Meta continues Silicon Valley layoffs trend

This Wednesday is a particularly difficult hump day for those who fell victim to Meta CEO Mark Zuckerberg’s overestimation of the e-commerce boom and how many people would care for the metaverse. And it’s not because the in-office coffee is bad or meal-prepping leftovers has gotten tired; instead layoffs are continuing, according to a memo viewed by Bloomberg. Telling managers to brace for announcements today, Zuckerberg’s memo said Facebook, WhatsApp, Instagram, and Reality Labs will be in the firing line. 

Meta is far from the only company in Silicon Valley to issue mass layoffs during the past year, but as each CEO takes a turn at letting go of workers, they’ve all found their own grooves. In vogue is the remote layoff, though some leaders like Elon Musk will send an email late at night, and others like Zuckerberg will hold a stilted Zoom meeting. Either way, even if executives think these layoffs make them look badass, they largely just end up ineffective when it comes to the costs supposedly saved, workplace experts say.

This is far from Zuckerberg’s maiden voyage when it comes to layoffs. In November, the CEO cut 11,000 positions, effectively making 13% of his workforce walk the plank of the good ship Meta, which has sprung a few leaks of late. During March, he cautioned that there were more to come, specifically setting out plans to lay off 10,000 workers, and to implement a hiring freeze as the cherry on top. According to Bloomberg, this Wednesday is just part of that 10,000, and another round is expected in May.

It’s all part of Zuckerberg’s “Year of Efficiency,” which he has manifested for Meta’s 2023. On its face, this involves eliminating projects that aren’t performing or may no longer be as crucial in favor of focusing on increasing efficiency within essential projects, but what it looks like beneath the surface is giant cuts to the workforce. When he announced Meta’s massive layoff wave in November 2022, Zuckerberg joined the likes of Elon Musk, who famously sacked half of Twitter soon after overpaying by about $20 billion for the social media firm. Musk’s attempt to be seen as a cutthroat CEO has yet to lead to actual success as the company with dwindling staff has reported woes such as outages and glitches. 

But other tech execs soon followed suit, as Amazon added 9,000 job cuts in March to its previous plan to lay off 18,000 employees, Google having announced it was cutting 12,000 jobs in January. Fellow tech giant, Apple largely has been staving off mass job cuts, opting for CEO pay cuts instead and a tiny layoff in the corporate retail division.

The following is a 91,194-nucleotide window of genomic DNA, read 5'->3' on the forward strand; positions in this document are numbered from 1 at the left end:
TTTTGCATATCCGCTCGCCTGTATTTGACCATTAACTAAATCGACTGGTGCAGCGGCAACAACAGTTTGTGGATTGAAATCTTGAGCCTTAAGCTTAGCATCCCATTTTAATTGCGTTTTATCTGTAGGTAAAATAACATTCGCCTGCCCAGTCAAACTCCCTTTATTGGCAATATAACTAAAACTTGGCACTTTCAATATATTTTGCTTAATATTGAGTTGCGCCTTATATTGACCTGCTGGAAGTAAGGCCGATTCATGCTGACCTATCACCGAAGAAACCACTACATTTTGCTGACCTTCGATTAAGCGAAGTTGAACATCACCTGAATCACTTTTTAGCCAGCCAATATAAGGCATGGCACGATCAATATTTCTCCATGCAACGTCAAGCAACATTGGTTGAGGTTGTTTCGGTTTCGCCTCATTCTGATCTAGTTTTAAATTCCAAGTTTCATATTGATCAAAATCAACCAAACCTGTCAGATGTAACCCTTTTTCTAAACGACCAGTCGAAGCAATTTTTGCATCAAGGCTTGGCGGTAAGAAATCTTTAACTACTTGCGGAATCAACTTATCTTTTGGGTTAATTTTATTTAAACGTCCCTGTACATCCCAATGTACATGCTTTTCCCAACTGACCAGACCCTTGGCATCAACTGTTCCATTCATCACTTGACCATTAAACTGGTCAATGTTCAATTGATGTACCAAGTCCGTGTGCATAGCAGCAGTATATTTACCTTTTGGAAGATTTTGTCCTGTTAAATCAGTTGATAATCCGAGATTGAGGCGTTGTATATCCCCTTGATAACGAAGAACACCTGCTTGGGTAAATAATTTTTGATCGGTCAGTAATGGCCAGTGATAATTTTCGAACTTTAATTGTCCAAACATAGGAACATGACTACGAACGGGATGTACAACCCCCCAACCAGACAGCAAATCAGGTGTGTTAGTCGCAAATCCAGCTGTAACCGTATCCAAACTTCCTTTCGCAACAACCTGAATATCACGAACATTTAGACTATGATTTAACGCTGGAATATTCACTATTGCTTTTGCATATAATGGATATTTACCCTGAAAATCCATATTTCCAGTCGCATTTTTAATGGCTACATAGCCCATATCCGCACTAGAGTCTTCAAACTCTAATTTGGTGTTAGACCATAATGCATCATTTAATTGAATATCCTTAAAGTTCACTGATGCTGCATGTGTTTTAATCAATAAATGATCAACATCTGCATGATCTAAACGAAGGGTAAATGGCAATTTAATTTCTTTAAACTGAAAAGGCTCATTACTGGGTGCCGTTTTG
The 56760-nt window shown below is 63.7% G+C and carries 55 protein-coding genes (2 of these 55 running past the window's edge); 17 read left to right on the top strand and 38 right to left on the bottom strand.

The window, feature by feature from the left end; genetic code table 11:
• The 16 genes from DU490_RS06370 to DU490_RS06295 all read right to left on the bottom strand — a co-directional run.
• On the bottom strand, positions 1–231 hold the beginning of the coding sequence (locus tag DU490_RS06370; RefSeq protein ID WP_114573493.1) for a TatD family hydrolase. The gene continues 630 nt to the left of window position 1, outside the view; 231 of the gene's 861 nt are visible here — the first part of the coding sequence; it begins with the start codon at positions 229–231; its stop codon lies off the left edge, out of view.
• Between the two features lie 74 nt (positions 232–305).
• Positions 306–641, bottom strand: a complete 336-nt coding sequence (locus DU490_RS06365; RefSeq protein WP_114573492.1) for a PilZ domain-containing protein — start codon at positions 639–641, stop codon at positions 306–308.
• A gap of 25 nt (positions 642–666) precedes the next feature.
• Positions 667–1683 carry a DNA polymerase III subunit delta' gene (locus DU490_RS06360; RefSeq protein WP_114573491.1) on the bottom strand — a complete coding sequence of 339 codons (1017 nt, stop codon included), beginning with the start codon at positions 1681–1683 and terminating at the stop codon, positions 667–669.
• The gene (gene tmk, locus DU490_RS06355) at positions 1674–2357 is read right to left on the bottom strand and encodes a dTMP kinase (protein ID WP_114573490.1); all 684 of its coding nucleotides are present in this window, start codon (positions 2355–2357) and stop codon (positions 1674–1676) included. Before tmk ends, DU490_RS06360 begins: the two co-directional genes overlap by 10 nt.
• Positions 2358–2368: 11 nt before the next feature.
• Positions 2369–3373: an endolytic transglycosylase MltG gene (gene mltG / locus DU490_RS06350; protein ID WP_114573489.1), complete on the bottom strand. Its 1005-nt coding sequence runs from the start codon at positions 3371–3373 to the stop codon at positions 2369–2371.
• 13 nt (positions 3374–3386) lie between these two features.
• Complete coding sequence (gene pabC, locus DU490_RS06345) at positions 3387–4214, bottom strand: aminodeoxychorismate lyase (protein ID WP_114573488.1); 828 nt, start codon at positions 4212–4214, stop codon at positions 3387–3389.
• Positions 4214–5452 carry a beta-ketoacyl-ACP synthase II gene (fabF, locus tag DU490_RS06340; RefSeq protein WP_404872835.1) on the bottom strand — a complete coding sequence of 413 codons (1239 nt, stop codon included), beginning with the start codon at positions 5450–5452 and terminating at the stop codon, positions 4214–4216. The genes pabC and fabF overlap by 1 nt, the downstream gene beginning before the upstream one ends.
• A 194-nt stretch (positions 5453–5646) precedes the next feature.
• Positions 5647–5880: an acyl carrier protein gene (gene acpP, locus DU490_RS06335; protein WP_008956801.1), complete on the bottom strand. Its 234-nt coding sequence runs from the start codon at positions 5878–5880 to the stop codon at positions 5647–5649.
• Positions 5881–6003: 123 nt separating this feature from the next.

While Zuckerberg was an early mover in the massive layoff game, he’s now following a trend with his preference to get rid of workers remotely. As with the recent examples of McDonald’s and Google, Meta is going to declare redundancies remotely. The memo asked that workers in North America work from home on Wednesday. Other companies that conducted remote layoffs suggested that it saved employees from unneeded humiliation and provided more comfort. Meta did not comment on the recent memo but referred Fortune to Zuckerberg’s memo that provided an update on his year of efficiency.

Oddly enough, despite all the popular kids in the tech world going in for layoffs, they may want to think beyond the latest fad. Much like how chunky highlights and spiked hair used to be “in,” just because something is trending doesn’t mean it’s good. Likely a lot of what’s happening is about investor pressure, says UPenn Wharton School management professor Peter Cappelli, and layoffs don’t usually help reduce costs. 

At one point layoffs used to be all temporary, and mainly focused on blue-collar employees that were unionized and contracted, explains Cappelli. “Permanent layoffs are a pretty new idea post-1981,” he says, adding that “a bunch of studies” on them haven’t shown that they are cost-effective or productive. Delaying layoffs, like Apple is, can be helpful since Cappelli describes that an investment now can be paid off in the long run as executives don’t have to rush and train people to hire like their competitors when there’s an upturn in the market.


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